Saturday, November 24, 2007

Choosing A Digital Camera Printer

There are so many types of digital camera printer on offer that finding the right one for your personal and business needs can be a very daunting task. However, there are a few main points to consider when choosing a digital camera printer that will help make the process a little easier.

It isn’t necessary to have a high-resolution digital camera printer to make great pictures. The higher the printer resolution you use, the more pixels you'll need in your original image file to produce a decent size print with your digital camera printer. The actual file size (in pixels) of the image from your camera, divided by the printer resolution (in dots per inch), determines the final print size. So, if the image file size is 1,478 x 1,280 pixels, and you print the file at 163 dpi with your digital camera printer, the final print size will be 9 x 7.8 inches.

If your digital camera printer resolution is 300 dpi, then you will have a higher resolution with more dots per inch laid down on the paper but a smaller print size. It is therefore important to ensure that you have the image file size to support the resolution of your digital camera printer.

The price of a digital camera printer is lowering whilst the quality is increasing. If you choose the right digital camera printer you can have your own photo lab, greeting card designing and sign making department with just your digital camera, some software and a printer.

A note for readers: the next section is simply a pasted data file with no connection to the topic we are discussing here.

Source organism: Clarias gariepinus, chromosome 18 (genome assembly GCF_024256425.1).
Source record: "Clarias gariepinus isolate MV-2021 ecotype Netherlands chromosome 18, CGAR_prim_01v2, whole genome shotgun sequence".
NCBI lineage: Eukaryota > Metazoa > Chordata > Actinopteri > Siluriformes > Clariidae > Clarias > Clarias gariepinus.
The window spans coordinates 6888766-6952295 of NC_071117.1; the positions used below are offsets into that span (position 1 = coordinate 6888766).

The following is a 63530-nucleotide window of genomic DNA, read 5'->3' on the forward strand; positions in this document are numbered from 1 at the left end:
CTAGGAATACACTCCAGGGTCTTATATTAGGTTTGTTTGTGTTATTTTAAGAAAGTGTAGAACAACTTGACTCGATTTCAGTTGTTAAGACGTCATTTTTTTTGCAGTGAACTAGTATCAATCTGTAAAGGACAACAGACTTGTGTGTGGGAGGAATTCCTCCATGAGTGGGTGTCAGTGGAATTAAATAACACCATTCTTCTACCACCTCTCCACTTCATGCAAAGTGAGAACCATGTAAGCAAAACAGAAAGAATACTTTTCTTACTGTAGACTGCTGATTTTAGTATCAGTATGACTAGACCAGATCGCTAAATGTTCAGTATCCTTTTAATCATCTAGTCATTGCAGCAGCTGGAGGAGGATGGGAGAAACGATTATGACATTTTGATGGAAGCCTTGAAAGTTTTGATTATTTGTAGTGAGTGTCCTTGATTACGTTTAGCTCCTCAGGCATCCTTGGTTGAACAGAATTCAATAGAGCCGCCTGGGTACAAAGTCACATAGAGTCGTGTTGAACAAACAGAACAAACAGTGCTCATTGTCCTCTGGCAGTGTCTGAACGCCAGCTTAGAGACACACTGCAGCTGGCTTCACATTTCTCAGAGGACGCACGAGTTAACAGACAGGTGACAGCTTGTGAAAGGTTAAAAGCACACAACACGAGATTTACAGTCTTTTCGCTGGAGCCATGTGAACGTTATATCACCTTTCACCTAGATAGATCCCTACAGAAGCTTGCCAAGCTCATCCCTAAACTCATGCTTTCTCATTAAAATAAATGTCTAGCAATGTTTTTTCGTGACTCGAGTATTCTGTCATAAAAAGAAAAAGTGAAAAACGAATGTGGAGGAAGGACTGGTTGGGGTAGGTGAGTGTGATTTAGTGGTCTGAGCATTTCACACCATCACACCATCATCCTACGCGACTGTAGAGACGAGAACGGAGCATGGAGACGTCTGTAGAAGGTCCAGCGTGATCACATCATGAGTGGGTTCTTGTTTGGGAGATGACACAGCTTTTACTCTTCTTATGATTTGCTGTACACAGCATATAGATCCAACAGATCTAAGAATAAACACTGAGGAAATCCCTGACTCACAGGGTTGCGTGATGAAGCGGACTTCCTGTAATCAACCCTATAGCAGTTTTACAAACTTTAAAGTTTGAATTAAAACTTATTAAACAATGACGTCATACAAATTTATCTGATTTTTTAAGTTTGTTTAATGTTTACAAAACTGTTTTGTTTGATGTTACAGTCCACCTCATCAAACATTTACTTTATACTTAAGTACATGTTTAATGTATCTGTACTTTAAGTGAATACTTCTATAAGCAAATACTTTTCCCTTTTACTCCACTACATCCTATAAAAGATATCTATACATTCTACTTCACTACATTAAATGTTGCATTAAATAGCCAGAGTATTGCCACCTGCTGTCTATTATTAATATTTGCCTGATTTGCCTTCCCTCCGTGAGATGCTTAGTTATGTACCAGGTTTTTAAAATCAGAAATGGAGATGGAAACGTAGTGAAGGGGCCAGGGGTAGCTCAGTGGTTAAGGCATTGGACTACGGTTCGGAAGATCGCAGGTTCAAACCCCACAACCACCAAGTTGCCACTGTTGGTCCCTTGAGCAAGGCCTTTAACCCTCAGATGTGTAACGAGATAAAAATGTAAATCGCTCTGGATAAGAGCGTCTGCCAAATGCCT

The aim of having a digital camera printer is to produce photographic prints that look as close to real photographic prints as possible. This type of digital camera printer was once very expensive to buy and run, but technological advancements and competitive pricing have made them much more accessible to the average buyer. Ink-jet printers are now available that can produce excellent prints and a near photo-quality printer is much easier to find for people with a small budget. You will probably want to have a digital camera printer with a scanning feature built-in. If you want to produce same-size scans of photos you don’t need scan resolutions higher than 300 samples per inch for the scanner.

Your digital camera printer should also have the same interface that you already have on your computer. So if you have USB, then get a digital camera printer with USB, a Firewire printer if you have Firewire or a SCSI printer if you have SCSI. There should be no need to buy a digital camera printer that requires a different interface to the one you already have on your computer or it will cost you more to upgrade if necessary.

About The Author

Steve Gargin is the administrator of which is a great website dedicated to giving free advice on Digital Cameras.

Wednesday, November 21, 2007

Sony Cybershot DSC-W1 Digital Camera Review

Design and Construction
The sony cybershot DSC-W1 is one stylish looking camera. A direct competitor to the Canon PowerShot S500, the DSC-W1 has been constructed to be a compact, travel ready camera that you can use to take quick snaps. Its dimensions are 3.5 inches by inches by 1.25 inches (weight-height-depth) and it weighs only 7.0 ounces.

One aspect of the camera I found especially impressive was the large 2.5 inch LCD screen. Most compact cameras have small LCDs so much so that you have to quick to look at the postage stamp sized images. Well, not in the Sony DSC-W1. The large screen makes it a joy to do on camera image editing or to show off your pictures to friends and family.

Optics and Resolution